The Cat's Cradle Back Room opens with a slight delay, strong acoustics

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More room to purr in Carrboro: The Cat's Cradle has added a new Back Room venue.
  • More room to purr in Carrboro: The Cat's Cradle has
    added a new Back Room venue.
Eleanor Friedberger, Stuart McLamb, Invisible Hand
Cat’s Cradle Back Room, Carrboro
Saturday, Oct. 12, 2013


When the doors to Cat’s Cradle’s new Back Room opened to the public for the first time Saturday night, it was an hour later than advertised. A meager line had formed in the alley behind the storied club, but the club wasn’t quite ready to receive it. Earlier in the week, owner Frank Heath confessed to the INDY, “It's not as done as I'd like it to be.”

Still, despite the minor delay, the doors parted to reveal a clean, mod-industrial space with fresh paint, exposed rafters and a generous, well-lit stage. The bar was operating cash-only and served its beers from a big plastic cooler, but the service was efficient.

Openers The Invisible Hand—a Charlottesville, Va., four-piece with a knack for knotty, off-kilter pop—quickly showcased the sonic benefits of the space. From my vantage point in the balcony over the bar (a feature reminiscent of gone-but-beloved Carrboro showrooms Go! Studios and The Reservoir), the band sounded larger than life. Adam Smith’s vocals were clear and resounding, more pronounced than a small club usually allows. It lent the band’s dynamic pop a polish typically reserved for more popular acts on larger stages.

It wasn’t a fluke, either. Love Language leader Stuart McLamb benefited from the room’s complementary acoustics, as well, as he stripped his band’s lush productions into affecting and sparse ballads. Songs like “Nightdogs” and “Pilot Light” were more pointed and powerful with McLamb’s expressive tenor accompanied only by electric guitar. He called former Light Pines drummer Tom Simpson to join him for the set’s latter half, together building a fuller sound and more momentum but also casting the stark confessional of McLamb’s solo set into relief. With a closing rendition of “Stars,” McLamb and Simpson managed both approaches, dropping back during the verses to let McLamb’s aching croon fill the room before surging into instrumental breaks for dynamic emphasis.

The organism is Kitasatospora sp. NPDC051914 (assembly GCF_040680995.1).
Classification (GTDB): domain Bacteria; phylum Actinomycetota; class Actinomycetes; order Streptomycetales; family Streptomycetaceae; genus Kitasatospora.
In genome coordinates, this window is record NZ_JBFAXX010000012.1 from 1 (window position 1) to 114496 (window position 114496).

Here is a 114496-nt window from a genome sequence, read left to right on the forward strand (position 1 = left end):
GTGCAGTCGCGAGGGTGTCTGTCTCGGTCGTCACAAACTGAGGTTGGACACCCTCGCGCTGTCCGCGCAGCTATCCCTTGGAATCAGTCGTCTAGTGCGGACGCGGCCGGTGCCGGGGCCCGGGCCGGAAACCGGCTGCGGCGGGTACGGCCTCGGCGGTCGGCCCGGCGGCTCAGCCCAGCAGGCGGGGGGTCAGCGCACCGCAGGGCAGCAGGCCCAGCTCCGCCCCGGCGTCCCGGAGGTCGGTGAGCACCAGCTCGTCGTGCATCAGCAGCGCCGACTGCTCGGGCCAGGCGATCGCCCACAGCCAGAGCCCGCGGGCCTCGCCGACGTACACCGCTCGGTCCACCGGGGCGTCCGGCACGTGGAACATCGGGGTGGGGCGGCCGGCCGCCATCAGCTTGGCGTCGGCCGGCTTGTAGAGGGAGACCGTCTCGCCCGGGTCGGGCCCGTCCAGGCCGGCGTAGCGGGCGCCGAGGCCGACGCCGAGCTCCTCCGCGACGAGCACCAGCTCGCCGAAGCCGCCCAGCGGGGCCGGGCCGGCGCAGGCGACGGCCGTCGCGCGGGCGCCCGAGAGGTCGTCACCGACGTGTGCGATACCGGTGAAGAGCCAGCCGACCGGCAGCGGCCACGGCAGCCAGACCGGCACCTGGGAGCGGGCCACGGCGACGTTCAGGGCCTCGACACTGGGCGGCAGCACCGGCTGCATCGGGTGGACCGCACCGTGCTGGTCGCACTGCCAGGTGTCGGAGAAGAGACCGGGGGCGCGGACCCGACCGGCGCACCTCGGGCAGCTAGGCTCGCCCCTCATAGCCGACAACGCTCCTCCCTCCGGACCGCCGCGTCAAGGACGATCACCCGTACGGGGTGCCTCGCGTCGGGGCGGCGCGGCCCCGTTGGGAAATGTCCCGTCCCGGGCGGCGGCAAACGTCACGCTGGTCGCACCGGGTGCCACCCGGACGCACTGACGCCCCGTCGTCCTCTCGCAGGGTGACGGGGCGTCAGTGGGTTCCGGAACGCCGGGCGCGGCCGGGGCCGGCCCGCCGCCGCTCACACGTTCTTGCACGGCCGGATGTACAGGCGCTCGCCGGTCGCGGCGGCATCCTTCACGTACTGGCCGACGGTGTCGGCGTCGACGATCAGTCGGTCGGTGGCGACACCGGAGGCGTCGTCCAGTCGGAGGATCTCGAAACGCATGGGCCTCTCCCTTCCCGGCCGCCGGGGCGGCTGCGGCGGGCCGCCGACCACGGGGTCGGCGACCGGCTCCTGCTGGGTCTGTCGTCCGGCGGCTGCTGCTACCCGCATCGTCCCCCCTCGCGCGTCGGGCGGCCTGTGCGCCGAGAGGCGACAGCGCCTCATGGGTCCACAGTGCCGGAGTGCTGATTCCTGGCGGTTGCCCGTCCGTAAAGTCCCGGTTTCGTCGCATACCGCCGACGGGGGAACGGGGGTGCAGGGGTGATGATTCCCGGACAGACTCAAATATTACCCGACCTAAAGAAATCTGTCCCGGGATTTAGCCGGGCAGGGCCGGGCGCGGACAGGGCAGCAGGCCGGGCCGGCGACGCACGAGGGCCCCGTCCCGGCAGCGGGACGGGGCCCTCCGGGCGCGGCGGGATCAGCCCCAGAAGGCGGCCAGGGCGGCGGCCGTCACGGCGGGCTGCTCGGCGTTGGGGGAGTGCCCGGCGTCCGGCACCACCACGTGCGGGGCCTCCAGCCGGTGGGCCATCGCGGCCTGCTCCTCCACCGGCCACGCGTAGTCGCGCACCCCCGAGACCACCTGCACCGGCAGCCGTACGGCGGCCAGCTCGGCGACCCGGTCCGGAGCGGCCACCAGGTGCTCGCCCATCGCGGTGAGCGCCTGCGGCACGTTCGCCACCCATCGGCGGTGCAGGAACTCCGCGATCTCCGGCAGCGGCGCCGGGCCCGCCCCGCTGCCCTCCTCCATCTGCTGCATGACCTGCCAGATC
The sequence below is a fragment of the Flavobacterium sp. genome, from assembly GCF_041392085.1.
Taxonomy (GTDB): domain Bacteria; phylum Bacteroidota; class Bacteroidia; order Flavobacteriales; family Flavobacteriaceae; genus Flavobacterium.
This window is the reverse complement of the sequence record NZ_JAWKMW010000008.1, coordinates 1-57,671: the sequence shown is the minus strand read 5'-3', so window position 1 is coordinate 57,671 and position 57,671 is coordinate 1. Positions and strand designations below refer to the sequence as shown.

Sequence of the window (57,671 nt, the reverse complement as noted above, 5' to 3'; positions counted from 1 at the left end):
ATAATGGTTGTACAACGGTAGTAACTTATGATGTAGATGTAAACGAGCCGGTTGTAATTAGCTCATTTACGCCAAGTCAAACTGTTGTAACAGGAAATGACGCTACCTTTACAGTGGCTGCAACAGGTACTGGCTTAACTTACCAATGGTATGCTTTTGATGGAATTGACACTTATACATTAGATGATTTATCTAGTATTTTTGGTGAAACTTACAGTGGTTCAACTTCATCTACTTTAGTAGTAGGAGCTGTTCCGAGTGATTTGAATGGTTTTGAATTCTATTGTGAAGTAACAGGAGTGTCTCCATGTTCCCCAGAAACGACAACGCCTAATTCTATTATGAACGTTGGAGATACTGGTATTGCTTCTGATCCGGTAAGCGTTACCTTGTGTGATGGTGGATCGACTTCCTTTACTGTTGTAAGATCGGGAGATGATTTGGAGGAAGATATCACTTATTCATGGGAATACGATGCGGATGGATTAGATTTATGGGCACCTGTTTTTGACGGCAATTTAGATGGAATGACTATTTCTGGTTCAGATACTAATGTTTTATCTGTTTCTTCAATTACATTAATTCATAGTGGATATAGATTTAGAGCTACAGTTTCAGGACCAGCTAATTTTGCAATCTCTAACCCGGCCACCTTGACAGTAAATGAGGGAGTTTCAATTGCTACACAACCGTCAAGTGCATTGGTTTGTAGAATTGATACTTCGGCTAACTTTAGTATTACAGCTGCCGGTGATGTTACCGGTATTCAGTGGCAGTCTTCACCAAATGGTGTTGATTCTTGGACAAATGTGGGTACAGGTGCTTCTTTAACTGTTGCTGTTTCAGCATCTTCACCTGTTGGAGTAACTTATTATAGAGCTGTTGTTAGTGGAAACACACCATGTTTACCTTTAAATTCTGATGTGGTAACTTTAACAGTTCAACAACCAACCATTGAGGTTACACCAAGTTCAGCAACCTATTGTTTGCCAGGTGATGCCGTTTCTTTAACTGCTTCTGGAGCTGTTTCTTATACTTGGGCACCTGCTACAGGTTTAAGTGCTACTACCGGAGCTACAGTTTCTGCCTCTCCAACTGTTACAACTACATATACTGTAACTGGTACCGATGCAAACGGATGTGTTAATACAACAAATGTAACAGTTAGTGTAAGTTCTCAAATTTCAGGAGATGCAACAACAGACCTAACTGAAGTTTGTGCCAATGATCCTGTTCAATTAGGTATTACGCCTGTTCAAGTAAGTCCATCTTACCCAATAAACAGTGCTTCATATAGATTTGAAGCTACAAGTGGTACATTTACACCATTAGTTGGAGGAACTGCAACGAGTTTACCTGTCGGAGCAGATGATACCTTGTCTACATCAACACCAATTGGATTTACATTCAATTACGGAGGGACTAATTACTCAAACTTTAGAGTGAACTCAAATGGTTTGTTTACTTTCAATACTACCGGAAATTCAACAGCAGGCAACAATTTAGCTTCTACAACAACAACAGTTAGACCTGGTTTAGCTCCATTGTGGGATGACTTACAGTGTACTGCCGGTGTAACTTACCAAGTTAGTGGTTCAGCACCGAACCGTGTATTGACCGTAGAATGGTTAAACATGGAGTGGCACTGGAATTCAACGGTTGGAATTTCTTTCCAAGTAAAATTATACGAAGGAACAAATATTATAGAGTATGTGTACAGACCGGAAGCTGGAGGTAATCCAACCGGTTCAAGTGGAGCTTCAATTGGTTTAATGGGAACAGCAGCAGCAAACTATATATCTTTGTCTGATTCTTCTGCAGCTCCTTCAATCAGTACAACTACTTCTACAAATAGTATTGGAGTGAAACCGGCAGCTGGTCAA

The venue’s listening-room atmosphere proved vital for headliner Eleanor Friedberger, whose detailed lyrics suggest short fiction and whose arrangements are plenty intricate. Those qualities seemed emboldened by the space’s rich, resonant acoustics. Drawing heavily from this year’s strong sophomore effort, Personal Record, Friedberger led a poised quintet with a casual presence that coaxed the pleasantly full crowd to edge closer to the stage. Big enough to accommodate the five musicians comfortably and small enough to ensure a close proximity to the audience, the Back Room’s stage almost guarantees an intimate performance. Friedberger’s set proved a worthy headliner for the Back Room’s grand opening, just as the room proved a strong complement for all three acts, making strong performances stronger.

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